Is this another first in Latin America?
The top court in the city of Pereira, Colombia, located in the center-west state of Risaralda, has ruled that when a same-sex couple splits, the former partners are entitled to an equal distribution of belongings, just as married heterosexual partners are given the same right.
The verdict follows a January ruling by the Colombian Supreme Court which stopped short of granting marriage or civil union rights to same-sex partners but basically said that gay couples should enjoy the same rights as heterosexual partners.
In this case, Julio Alfredo Girardo (pictured above), who had spent 27 years with Jorge Eduardo Gómez Alzate, went to court and sued him after Gómez Alzate dumped him and took their belongings. On Tuesday, El Tiempo reported that a lower court had already judged against Girardo last year. Girardo decided to appeal the decision and emerged victorious. The court determined that there was enough proof of a "marital society" between the men, which also meant that Girardo had the right to an equal distribution of belongings.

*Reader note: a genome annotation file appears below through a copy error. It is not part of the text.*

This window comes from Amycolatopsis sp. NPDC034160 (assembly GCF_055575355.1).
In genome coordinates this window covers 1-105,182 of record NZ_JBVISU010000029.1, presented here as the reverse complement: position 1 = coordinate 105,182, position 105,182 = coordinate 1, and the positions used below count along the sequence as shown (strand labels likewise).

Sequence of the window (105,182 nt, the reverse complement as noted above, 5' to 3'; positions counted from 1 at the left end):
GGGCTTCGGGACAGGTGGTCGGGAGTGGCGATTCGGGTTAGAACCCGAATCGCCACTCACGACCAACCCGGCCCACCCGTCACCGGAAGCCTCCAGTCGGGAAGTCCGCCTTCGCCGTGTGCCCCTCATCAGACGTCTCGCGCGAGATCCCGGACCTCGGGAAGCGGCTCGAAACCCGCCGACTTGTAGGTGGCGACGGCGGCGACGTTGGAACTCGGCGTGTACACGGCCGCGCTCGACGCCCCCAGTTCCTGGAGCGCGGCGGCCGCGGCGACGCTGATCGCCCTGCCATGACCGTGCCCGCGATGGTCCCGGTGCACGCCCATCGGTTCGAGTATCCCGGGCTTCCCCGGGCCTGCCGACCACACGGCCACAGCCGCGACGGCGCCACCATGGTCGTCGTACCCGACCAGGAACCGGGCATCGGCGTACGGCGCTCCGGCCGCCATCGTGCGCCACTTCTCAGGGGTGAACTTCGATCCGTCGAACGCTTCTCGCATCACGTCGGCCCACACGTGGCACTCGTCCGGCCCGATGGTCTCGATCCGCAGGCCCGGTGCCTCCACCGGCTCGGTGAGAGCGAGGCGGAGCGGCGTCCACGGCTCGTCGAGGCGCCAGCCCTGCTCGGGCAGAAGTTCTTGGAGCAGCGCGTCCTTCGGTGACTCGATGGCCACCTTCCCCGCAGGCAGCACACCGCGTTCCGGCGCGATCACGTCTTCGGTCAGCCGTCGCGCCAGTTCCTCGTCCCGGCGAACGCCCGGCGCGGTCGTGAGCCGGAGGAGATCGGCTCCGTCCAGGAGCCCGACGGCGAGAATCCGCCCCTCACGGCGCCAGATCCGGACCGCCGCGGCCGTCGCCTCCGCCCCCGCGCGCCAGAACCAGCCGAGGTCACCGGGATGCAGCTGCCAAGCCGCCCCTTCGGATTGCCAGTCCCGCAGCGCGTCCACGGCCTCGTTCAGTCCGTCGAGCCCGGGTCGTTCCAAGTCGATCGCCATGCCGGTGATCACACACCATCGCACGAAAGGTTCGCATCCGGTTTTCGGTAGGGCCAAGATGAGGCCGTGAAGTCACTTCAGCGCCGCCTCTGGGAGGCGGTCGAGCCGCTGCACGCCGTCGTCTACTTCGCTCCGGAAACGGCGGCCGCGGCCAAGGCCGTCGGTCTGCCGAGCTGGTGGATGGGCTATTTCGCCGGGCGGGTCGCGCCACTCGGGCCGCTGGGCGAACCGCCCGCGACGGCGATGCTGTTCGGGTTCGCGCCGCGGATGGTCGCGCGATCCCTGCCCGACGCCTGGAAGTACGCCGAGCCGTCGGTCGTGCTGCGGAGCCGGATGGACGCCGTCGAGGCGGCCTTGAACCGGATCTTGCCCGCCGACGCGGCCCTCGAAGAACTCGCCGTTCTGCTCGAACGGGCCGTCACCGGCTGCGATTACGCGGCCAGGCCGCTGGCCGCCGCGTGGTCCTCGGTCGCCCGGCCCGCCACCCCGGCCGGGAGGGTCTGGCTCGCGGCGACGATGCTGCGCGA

"I wasn't about to do what many people do, who, for fear of letting others know about their homosexuality, they remain quiet," said Girardo. "Someone had to take the step, and that was me".
Attorney Fabio Girardo Sanz, speaking to Caracol Radio, said that the ruling set a national precedent and could apply to other regions in the country for individuals in a similar situation.
So there is still no civil unions or marriage rights for same-sex couples in Colombia but the courts are beginning to recognize same-sex couples as family units deserving the same rights as heterosexual partners.
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